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Man Wrestles a Shark in Nantucket and Has the Photos and Video to Prove It

Elliot Sudal, Shark Elliot Sudal/Facebook

If you're keeping a scorecard of this summer's man vs. shark showdowns, the tally was, until this past weekend, Sharks: 1, Humans: 0. But Elliot Sudal has tied the score again after he wrestled a shark and won. 

Sharks: 1. Humans: 1. 

The 24-year-old was fishing for bluefish in Nantucket, Mass. on Sunday and noticed that he was only catching about half the fish he normally caught. Literally, half of a fish. "You could tell that clearly a shark had bitten [them], there was like a crescent moon, like a shark bite," he told CBS Boston. "Like your stereotypical, what a shark bite looks like."

Whereas a normal fisherman might, we don't know, get the hell out of there, Elliot Sudal is not a normal fisherman. He is like a fisherman on metaphorical crack, telling CNN, "[Fishing is] almost like a drug—I got used to catching bigger and bigger fish."

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The "bigger fish" in this scenario was a 7-foot-long brown or sandbar shark that weighed 200 pounds. Sudal retrieved a bigger fishing rod from his car, used the already-bitten fish as bait and set about "shark fishing."

"That particular shark took about 45 minutes to get in," he recalls. When the shark was close enough to shore, Elliot grabbed it by its tail and wrestled it the rest of the way in. "It's a pretty crazy thing with the waves crashing and this shark trying to bite your hand off."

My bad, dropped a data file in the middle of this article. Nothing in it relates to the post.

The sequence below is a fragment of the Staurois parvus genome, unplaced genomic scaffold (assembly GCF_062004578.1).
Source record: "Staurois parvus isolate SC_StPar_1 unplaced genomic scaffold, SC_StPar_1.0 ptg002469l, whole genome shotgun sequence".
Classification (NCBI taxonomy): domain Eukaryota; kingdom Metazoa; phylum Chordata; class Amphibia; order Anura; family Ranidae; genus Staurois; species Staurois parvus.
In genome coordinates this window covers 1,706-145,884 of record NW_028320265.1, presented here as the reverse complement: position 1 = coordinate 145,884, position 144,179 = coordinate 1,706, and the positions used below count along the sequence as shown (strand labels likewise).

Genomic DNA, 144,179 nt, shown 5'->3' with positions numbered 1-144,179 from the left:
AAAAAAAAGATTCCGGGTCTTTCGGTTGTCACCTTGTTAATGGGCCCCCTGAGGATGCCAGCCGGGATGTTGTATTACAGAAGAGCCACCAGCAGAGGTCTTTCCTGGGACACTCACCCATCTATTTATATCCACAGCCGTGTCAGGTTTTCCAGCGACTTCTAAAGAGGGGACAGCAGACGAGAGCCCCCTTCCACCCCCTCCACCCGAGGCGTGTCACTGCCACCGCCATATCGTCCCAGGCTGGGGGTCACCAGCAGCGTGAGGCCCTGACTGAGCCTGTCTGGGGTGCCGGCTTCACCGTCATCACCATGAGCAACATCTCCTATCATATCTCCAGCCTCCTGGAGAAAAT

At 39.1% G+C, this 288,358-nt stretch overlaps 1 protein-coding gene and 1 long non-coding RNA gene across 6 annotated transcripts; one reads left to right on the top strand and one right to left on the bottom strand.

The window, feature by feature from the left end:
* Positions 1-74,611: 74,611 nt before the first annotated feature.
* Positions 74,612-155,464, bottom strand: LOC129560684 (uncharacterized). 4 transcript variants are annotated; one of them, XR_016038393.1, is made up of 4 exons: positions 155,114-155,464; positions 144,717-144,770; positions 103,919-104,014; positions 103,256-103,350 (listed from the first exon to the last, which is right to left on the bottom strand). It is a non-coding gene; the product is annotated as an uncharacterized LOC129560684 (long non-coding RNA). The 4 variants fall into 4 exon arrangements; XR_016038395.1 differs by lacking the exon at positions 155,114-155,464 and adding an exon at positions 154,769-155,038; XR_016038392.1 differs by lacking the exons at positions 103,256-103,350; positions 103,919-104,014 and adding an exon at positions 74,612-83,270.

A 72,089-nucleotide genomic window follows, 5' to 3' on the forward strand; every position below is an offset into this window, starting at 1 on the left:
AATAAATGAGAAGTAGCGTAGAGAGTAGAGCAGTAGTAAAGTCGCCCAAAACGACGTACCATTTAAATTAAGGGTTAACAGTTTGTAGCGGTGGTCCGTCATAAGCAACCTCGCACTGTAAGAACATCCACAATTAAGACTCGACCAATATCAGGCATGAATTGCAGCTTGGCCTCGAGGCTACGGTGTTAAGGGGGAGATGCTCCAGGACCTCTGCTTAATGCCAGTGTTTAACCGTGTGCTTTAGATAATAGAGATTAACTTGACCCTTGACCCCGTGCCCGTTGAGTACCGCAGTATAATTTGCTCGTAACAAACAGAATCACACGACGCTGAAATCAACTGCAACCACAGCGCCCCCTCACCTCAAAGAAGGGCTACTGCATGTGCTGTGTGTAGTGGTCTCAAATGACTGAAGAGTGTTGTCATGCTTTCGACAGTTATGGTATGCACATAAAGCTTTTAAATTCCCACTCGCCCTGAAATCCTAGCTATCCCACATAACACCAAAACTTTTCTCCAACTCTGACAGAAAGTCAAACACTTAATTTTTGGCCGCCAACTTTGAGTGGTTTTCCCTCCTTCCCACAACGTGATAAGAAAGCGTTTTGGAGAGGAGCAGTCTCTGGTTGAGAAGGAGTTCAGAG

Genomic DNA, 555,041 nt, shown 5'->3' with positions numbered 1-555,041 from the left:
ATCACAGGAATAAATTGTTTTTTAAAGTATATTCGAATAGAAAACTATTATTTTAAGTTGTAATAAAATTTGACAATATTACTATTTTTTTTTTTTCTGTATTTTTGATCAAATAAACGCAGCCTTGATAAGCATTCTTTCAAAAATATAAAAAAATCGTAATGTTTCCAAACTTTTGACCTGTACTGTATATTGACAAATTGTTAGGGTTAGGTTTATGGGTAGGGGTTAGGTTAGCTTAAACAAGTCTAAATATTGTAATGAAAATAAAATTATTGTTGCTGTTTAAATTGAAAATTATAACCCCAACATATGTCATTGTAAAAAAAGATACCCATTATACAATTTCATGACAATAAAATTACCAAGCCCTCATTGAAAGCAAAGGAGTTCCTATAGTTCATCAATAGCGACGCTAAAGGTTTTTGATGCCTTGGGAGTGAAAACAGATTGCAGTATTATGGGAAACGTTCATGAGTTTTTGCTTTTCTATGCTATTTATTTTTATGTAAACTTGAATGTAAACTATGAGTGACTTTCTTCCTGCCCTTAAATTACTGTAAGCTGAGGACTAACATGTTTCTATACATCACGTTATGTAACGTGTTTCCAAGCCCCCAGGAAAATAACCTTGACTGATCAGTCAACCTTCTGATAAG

And breaking news: "It was not too happy about being dragged out of the water."

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Sudal, as well as nearby beachgoers, took a few pictures with the shark and then released it to the ocean, presumably to warn its shark friends to stay away from the crazy dude in Nantucket who will wrestle you for fun (seriously, Sudal wasn't saving a child in danger. He was not nipping a Jaws-situation in the bud before Nantucket needed a bigger boat. He just wanted to wrestle a shark. Because.)

"I always treat them well. I'm very conservation-minded when it comes to that. I don't kill any of them, I just let them go," Sudal defended himself, though he did not defend himself against those who say wrestling a shark for no point is, well, pointless. 

This wasn't his first time catching a shark, though. It wasn't even his first time catching a shark that day (he says he hooked three others, but they escaped). In the past year, he says he has caught some 100 sharks between Nantucket and Florida, the biggest being a 9-foot, 300-pound bull shark.

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CNN also reports that, since the photographs and video of him shark wrestling have gone viral, Elliot has also received calls and messages from 100 women he's never met. So maybe there is a point.

One final sound bite worthy of noting: "It's crazy because people don't realize there's probably 50 more of them swimming right there," Sudal explained. "They're so close to shore, they're 10 feet off shore."

Sharks of the world, we have a proposal: We will stay out of your oceans if you stay off our land. Only then shall we all live peacefully, without fear of being eaten or wrestled. Also, please stay out of our tornados. That is all.

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